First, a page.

Opera Guild Chairwoman Julia (Melanie Wehrmacher) meets with Tito Merelli (Luke Davidson), the famous opera star – or is he? – in the Old Log Theatre’s production of Lend Me a Tenor. Photo courtesy of the Old Log Theatre.
Ken Ludwig’s Lend Me a Tenor owes a lot to P.G. Wodehouse’s Bertie Wooster. A send-up of the opera industry, this farce is firmly grounded in the door-slamming boudoir comedy of the 1910s and 1920s that was so delightfully captured in Wodehouse’s The Indiscretions of Archie and the Jeeves & Wooster novels that followed. Of course, you can’t find any instance of Archie or Bertie Wooster actually sleeping with anyone – however much the situation implied otherwise – but the debt remains.
As someone who grew up digesting Wodehouse’s novels and the immortal Jeeves and Wooster BBC adaptation, seeing Lend Me a Tenor for the first time was an introduction to this humor’s power in live theatre. Still, I wondered what I would think of the piece many years later, when I went to see the current production at the Old Log Theatre in Excelsior. After all, the central plot conceit involves the use of blackface, identity deception, and (spoiler) sexcapades involving the above – at least two of which are decidedly out of step with current social mores. So how has Ken Ludwig’s piece weathered the years?
In the Old Log’s production, at least, the answer is “Fairly well, and still with lots of laughs.” The problematic use of blackface has been avoided simply by not using it onstage, relying on costume and wigs to convey the essential disguise. The moral implications of the slept-with-someone-different-than-I-thought point will be left for someone else to explore – but at the reviewed performance, no one seemed to be bothered by this content. Once those concerns are stripped away, what remains is a highly polished and very funny comedy.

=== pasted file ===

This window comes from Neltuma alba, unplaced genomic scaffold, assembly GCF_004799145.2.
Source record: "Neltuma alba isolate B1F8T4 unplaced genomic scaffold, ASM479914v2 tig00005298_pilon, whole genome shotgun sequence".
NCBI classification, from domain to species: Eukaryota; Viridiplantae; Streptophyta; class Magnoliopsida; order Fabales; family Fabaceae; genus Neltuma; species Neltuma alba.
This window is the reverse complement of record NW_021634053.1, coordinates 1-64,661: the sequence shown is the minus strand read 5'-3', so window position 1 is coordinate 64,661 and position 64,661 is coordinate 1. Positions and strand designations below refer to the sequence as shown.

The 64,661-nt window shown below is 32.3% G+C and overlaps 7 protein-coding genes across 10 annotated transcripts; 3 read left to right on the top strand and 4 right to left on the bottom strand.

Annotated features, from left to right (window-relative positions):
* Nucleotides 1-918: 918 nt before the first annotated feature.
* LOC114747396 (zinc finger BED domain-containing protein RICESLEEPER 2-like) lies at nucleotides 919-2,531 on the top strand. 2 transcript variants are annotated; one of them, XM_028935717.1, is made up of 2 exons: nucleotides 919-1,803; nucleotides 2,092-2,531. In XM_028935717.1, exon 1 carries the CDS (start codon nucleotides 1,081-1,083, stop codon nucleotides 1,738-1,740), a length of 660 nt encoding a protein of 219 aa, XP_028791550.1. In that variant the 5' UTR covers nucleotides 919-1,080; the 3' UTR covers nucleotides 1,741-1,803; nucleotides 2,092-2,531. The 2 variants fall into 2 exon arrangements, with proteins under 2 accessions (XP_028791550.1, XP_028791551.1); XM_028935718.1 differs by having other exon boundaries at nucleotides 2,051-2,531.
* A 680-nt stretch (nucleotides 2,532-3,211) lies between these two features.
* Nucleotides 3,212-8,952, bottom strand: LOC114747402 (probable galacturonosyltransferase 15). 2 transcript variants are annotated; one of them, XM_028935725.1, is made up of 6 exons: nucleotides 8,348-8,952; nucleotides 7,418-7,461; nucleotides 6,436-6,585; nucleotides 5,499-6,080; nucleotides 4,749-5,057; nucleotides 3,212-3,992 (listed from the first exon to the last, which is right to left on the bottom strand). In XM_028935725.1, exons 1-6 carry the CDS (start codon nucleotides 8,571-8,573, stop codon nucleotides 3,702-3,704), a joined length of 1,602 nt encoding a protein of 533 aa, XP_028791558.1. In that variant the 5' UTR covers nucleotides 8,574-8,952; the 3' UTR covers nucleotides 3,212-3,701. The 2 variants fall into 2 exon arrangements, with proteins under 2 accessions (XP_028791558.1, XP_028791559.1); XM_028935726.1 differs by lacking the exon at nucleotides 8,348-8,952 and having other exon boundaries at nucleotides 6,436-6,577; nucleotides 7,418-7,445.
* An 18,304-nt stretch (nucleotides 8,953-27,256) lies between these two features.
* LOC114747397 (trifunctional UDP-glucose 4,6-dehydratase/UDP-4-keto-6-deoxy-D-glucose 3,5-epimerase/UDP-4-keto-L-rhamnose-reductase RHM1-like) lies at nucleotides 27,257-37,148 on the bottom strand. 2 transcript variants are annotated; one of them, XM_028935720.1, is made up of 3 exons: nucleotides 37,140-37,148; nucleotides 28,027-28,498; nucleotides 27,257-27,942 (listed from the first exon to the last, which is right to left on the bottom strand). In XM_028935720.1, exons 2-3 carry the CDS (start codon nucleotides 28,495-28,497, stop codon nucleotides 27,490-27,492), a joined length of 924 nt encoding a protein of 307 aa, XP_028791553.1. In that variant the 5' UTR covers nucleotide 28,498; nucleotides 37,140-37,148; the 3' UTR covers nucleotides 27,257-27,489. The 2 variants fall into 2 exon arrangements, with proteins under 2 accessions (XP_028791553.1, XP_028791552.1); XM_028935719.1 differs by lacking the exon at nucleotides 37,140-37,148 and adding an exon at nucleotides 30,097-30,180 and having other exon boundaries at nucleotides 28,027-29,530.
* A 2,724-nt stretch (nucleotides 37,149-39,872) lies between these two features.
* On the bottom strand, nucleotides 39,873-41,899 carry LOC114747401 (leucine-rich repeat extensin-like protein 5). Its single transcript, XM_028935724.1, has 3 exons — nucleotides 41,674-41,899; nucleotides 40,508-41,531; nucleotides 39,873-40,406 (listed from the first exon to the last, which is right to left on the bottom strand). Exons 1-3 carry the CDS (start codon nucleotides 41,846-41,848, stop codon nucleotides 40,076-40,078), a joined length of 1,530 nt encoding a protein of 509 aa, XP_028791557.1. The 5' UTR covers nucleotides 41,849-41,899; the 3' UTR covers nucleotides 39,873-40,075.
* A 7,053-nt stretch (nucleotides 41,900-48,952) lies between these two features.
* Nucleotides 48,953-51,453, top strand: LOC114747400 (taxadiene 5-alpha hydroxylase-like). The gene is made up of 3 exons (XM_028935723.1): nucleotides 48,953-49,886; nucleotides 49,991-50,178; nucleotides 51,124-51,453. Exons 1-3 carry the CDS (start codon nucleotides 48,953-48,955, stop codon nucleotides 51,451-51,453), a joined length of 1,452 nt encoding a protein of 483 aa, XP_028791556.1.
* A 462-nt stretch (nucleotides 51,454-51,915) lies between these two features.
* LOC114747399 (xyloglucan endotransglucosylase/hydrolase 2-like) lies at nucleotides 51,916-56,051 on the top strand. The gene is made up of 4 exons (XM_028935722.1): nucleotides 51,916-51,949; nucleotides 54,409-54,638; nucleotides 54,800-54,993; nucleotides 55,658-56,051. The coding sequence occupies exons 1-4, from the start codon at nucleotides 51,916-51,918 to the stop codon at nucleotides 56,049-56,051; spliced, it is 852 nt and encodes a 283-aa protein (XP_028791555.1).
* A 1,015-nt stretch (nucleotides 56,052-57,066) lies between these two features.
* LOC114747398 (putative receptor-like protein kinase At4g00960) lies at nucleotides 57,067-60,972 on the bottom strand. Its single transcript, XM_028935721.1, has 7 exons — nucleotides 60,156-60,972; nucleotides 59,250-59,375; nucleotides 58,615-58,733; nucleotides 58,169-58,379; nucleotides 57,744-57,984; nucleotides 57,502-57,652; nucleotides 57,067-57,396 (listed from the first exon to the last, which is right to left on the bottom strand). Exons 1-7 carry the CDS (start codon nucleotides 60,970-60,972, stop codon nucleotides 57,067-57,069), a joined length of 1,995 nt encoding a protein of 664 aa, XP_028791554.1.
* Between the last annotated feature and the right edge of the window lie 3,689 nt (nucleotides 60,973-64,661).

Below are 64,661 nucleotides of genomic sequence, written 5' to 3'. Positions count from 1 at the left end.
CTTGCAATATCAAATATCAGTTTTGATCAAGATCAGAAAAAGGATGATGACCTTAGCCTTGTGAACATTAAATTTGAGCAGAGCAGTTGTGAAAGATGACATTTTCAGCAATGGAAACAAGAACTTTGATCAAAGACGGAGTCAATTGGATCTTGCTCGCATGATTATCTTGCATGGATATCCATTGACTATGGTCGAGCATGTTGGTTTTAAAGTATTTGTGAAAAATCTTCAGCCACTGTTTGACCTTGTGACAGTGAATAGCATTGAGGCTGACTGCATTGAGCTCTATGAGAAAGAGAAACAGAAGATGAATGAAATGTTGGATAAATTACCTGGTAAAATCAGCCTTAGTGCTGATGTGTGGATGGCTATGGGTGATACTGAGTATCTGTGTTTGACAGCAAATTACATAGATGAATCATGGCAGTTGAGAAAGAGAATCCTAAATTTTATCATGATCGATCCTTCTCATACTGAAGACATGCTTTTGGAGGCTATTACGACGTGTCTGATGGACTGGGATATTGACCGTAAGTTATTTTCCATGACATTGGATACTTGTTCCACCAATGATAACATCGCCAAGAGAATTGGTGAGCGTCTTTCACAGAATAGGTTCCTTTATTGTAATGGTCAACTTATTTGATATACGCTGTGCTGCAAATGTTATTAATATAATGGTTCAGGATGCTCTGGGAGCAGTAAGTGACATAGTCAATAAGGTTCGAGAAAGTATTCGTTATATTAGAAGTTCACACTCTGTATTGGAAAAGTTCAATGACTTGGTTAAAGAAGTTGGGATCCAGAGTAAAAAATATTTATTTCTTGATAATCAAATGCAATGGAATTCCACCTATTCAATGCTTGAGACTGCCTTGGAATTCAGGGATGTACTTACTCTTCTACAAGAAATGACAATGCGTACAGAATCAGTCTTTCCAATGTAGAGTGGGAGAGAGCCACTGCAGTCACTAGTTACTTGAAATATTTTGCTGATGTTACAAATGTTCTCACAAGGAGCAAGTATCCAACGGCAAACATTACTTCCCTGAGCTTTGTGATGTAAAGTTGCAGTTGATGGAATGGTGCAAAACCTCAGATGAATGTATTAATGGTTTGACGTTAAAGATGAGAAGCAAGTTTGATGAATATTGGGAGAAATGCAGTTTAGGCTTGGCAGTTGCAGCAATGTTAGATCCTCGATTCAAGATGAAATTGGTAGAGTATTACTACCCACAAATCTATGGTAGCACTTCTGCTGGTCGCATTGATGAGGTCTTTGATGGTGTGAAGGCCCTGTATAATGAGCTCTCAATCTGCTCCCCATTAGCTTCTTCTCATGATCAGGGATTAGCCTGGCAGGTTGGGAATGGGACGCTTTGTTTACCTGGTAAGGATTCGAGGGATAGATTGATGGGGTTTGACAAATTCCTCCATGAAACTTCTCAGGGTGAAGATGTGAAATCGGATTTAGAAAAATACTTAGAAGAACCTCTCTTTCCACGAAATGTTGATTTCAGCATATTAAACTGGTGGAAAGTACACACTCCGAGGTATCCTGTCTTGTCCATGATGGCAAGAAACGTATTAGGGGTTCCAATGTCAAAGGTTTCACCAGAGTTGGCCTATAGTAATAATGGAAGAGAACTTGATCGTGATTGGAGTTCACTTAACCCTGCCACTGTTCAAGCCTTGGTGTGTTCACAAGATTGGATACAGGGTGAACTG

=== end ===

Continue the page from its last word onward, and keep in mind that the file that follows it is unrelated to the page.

The characters in Lend Me a Tenor are send-ups of various opera world stereotypes. The first trio includes the overboiling manager Saunders (James Michael Detmar), the quivering assistant Max (David Beukema), and Saunders’ adventure-seeking daughter Maggie (McKinnley Aitchison). The second, the Epicurean opera star Tito (Luke Davidson) and his fiery Italian wife Maria (Jaclyn Juola), and the ambitious and promiscuous soprano Diana (Elena Glass). Rounding things out is the fawning opera guild rep Julia (Melanie Wehrmacher) and intrusive Bellhop (Steven G. Frankenfield).
Subtle? It’s not that kind of play – this is a type of theatre splashed in broad strokes, and the well-cast actors grab their caricatures and dive onto the rollercoaster of a ride. If you’ve seen a lot of movies of a certain age, the setups and situations are not only familiar, but sprinkled with welcome hints, like seeing how director Eric Morris has several characters set themselves up for what they think will be their first meeting with Tito. Like the black and white film clips that precede the show, there are some things that are classics for a reason.
Lend Me a Tenor plays through February 16 at the Old Log Theatre in Excelsior, MN.
Basil was named one of Musical America's 30 Professionals of the Year in 2017.